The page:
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'Silver' asset class rising among investor preferences - Swiss Life AM

© Les Senioriales

Healthcare and senior housing have appeared on investors' roadmaps, supplanting traditional types as institutions exploit ageing demographics seeking to lower risk, says Swiss Life Asset ManagersBeatrice Guedj in a report called The Rise of the Silver Asset Class.

Published exclusively for Business Immo, Guedj, Research Head for Swiss Life REIM (France), says this trend has been particularly evidenced in France by the number of SCPIs, OPCIs and dedicated funds that have recently combined or substituted healthcare into their asset mix.

“Investors with risk aversion, meaning a higher volatility of yields to make it simple, now prefer demographic assets including healthcare and senior residences," Guedj says. "By contrast to traditional allocation strategies used by large institutions with a cautious risk profile, healthcare, with its diversifying power, has become a sector to target for medium or long-term portfolios.”

Guedj notes that the MSCI 2017 yield index shows that amid a total return average of 8% across all sectors, healthcare/senior residences produced a return of 7.9%, second only to office (8.4%) and ahead of retail (7.3%). “The fierce appetite for the healthcare sector and senior residences squeezed rates and boosted the return on capital in 2017," she writes. "Moreover, the optimistic expectations of investors for these asset classes are supported by simple statistics but representative of future demand of our 'silver society'."

According to demographic projections for France, the over 60-year-olds, who represented
20% of the population in 2008, will comprise 29% by 2030, rising to 32% in 2050 - and with a longer life expectancy than their parents. Health expenditure on the other hand is on an increasing trend. From 8% of GDP in 1990, spending on health and old-age care has already reached 11%. And by 2050, the over-85s could number 8m people, four times as many as they were in 2010.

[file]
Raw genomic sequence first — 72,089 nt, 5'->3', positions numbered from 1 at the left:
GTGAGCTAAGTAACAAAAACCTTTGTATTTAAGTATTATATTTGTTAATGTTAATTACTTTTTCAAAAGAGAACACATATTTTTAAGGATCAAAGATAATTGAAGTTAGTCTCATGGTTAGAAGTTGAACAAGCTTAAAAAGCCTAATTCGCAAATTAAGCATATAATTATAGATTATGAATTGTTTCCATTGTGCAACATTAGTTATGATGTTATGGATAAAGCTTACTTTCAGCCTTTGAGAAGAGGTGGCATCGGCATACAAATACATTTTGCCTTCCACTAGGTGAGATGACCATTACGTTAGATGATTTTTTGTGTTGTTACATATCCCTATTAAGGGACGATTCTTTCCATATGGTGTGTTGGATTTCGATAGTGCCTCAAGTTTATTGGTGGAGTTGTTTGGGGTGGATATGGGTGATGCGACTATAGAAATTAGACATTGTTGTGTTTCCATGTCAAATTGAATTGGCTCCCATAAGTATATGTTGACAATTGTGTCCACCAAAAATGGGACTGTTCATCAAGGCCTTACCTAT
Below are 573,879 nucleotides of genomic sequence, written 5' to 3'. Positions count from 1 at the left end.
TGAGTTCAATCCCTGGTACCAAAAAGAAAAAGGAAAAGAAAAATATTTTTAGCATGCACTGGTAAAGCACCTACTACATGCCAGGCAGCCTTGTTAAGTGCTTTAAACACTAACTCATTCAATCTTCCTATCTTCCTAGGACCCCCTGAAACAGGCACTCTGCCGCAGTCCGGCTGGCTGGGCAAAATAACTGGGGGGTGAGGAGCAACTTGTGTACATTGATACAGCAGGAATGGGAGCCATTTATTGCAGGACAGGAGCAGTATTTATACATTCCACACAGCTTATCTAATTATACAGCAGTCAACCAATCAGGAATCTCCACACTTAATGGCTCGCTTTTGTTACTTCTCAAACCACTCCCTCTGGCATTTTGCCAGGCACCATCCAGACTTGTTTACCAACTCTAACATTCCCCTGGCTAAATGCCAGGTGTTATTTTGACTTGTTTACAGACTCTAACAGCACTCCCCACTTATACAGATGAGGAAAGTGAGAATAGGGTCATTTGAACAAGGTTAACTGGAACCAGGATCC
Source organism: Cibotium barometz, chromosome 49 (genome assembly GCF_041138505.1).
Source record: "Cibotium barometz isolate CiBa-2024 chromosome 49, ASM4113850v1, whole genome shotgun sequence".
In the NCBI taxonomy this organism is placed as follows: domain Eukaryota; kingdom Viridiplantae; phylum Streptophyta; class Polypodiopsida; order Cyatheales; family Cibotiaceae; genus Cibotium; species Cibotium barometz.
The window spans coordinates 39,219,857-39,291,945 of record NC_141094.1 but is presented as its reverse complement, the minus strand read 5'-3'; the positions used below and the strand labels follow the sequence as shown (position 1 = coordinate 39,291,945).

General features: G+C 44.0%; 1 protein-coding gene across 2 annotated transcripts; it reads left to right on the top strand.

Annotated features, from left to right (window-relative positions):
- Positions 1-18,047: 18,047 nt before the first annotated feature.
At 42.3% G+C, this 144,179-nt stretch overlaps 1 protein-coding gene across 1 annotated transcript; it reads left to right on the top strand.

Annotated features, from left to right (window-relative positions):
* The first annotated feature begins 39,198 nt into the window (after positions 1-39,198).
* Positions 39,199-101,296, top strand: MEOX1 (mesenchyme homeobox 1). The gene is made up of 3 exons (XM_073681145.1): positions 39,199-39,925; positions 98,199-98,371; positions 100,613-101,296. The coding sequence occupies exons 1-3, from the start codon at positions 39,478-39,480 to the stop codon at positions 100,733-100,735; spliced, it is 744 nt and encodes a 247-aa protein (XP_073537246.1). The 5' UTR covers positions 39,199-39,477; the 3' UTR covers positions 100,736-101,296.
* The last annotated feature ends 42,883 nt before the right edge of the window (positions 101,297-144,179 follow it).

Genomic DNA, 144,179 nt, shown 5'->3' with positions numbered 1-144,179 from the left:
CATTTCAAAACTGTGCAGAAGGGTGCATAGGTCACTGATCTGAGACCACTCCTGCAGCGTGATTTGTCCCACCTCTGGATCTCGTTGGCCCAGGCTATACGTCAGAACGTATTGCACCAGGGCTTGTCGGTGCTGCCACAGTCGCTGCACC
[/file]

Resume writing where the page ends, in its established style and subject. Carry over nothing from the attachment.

The report says: “Many economies seek to contain their structural deficit, especially in hospital care. In the long term, this would mean a change in the care of patients - more outpatients and surgical procedures via the private sector - while digitalisation, therapeutic innovation and robotisation could make it possible to rethink the real estate needs of seniors before they enter old age. Between 60 and 85 years, needs will be differentiated, and the supply of real estate should be able to fill the almost non-existent gap between the personal housing of seniors needing home help and the Ehpad system - accommodation for patients with a high dependency level."

She cites progress made with the phenomenon in the US where the senior housing market has developed over the last 30 years, with real estate investment trusts the first to roll out products. Still non-existent in the 1990s, today 19 REITs specialising in healthcare and senior residences have reached a capitalisation close to 9% of all REITs at nearly $1tr.

As health and demographic variables are not as impacted by the US business cycle as employment or consumer spending, these REITs have offered a higher performance. Since 2000 they have produced total returns of 12.7% p.a., as against 7.8% for office REITs, 7.6% for industrial REITs, 8.5% for shopping center REITs and 8.8% for diversified REITs. “According to US national statistics, the number of new baby boomers over the age of 65 is estimated at 10,000 per day," concludes Guedj. "The growth rate of over 85s is the highest of any age class in the United States; everything is set for the success of the seniors residences of tomorrow!”

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